In a surprising turn of events, social media has become the catalyst for digital marketing. The use of a celebrity for a brand’s campaign or as a product pusher is dwindling. Today, it’s clear what consumers are more likely to buy into, as the online world of advertising changes, so does the consumer’s expectations. It’s surreal to think that your regular, everyday person bought a camera from Argos and built their empire with it; their name becomes a house-hold word, comparable to the likes of Justin Bieber.
I wonder if Mark Zuckerberg ever imagined his idea changing the online world, or if he dreamt that it would revolutionise advertising? I doubt that Hurley, Chen and Karim ever imagined YouTube would provide users with employment, or allow big brands to platform their campaigns to millions of people. With the rise of these social media stars, your typical consumer is more likely to pay attention and take advice from the more relatable option. It’s these people that the public choose to put their faith in, they are credible, likeable and accessible, unlike celebrities who appear godly and aloof.
There is a clear definitive reason as to why digital marketing has carved this path, why celebrities have taken a back seat and why social starlets have stood up. Celebrities are no longer as persuasive; consumers have a desire for a personal connection and interaction, they want to sense honesty and a relationship. Whilst these celebs still have their die-hard fan base, social media presence packs more punch. Celebrities rarely reply or interact with their fans, there is no relatability for us with the A-Listers.
Social media stars such as YouTubers have built a solid, trustworthy and loving relationship with their viewers; people click on the video solely for that person. It is a conscious choice to follow and show interest in particular YouTubers. This causes any brand they promote or use to instantly become more credible, as it’s much more likely you would trust your best friend’s review of a product rather than a stranger on the street who got paid to hand out information about it – similar to that of the celebrity-social media complex.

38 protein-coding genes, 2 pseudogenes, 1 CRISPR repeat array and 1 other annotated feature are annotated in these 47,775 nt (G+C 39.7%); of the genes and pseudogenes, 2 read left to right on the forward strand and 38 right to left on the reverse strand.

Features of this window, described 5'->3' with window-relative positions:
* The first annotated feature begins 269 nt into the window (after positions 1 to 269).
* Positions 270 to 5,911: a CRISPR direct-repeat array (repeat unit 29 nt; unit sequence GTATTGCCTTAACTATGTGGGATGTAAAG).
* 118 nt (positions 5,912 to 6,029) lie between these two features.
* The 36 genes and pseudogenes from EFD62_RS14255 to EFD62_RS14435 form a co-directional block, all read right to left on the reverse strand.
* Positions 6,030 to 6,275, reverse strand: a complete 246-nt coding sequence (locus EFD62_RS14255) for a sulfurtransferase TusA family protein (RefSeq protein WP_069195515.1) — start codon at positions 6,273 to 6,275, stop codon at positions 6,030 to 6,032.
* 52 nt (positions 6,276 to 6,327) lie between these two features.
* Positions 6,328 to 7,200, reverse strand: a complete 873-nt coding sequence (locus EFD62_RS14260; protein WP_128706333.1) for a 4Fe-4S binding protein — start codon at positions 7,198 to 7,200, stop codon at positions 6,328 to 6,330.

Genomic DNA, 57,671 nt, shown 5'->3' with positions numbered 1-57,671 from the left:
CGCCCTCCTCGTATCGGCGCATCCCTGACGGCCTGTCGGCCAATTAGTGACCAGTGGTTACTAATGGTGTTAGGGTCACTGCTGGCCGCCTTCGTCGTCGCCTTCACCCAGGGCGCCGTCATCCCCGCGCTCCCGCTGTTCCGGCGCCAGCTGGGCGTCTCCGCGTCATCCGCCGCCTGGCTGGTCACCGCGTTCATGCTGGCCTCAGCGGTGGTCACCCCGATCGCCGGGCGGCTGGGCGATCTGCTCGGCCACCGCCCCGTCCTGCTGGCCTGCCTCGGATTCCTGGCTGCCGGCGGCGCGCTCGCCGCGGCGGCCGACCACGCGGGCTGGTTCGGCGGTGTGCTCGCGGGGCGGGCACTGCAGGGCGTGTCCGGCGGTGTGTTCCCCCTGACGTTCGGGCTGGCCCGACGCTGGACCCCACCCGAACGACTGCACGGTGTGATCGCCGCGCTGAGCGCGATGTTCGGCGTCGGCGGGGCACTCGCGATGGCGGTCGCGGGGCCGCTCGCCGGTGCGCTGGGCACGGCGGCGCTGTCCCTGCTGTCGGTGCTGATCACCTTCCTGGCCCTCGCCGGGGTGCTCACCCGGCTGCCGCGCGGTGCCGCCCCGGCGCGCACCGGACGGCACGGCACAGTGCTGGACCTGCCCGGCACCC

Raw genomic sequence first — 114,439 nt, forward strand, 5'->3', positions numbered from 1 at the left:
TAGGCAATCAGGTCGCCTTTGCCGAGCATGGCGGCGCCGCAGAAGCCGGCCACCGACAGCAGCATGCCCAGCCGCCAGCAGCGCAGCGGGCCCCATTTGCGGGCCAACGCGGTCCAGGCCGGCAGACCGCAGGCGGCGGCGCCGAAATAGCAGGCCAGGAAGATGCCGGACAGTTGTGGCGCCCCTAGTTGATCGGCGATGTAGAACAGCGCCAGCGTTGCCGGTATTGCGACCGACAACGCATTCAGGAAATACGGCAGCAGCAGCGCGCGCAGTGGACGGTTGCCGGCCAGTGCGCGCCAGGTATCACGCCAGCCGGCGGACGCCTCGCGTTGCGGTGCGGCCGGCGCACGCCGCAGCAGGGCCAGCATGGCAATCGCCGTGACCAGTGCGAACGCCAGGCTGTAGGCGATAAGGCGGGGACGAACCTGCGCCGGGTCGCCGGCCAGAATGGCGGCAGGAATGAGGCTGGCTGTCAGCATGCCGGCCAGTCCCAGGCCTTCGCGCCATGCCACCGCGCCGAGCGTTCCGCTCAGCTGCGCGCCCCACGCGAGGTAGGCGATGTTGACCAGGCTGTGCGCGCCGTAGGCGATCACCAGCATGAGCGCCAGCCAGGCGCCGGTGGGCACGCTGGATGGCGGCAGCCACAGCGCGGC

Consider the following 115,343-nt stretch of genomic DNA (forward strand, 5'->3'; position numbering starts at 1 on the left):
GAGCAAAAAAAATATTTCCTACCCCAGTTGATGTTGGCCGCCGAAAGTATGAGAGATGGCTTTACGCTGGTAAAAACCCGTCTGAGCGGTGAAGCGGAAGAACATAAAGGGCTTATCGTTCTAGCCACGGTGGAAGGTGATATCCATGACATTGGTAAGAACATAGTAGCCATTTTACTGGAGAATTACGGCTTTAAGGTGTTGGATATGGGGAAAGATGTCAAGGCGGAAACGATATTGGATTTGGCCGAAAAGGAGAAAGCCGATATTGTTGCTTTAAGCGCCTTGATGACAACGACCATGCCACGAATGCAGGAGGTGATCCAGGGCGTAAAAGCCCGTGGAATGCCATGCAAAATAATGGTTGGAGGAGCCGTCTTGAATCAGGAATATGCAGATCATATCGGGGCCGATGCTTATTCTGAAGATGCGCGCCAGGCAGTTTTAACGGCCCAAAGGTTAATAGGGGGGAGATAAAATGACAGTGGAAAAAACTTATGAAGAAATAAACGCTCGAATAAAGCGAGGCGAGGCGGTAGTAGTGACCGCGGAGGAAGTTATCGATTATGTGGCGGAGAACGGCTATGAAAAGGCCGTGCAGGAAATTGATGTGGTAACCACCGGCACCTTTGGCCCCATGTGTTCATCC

“YouTubers boost not only their exposure, but credibility and interest”
What makes them so appealing is their relatability; no one thinks of Taylor Swift and imagines her life could be theirs overnight. But bloggers, YouTubers or Instagrams star gives off the attraction that they were once normal people who just gained a large following online. This explosive exposure is happening to everyday people, making their personalities and lives attractive to you and me. It connotes a mind-set of ‘that could be me’ and big brands were the first to recognise this; they know how the consumer thinks and feels, and they know that by using a social media influencer, their brand will gain not only exposure, but credibility and interest.
If your favourite YouTubers, who only ever gives honest reviews on products they genuinely like, reviewed a product or raved about a new lipstick in their make-up routine, wouldn’t you be inclined to try it? And if it’s readily available in your local Boots or Debenhams, next time you’re there shopping, you connect that YouTuber to the brand. Next thing you know it’s in your shopping basket, and social media influencing has done its job.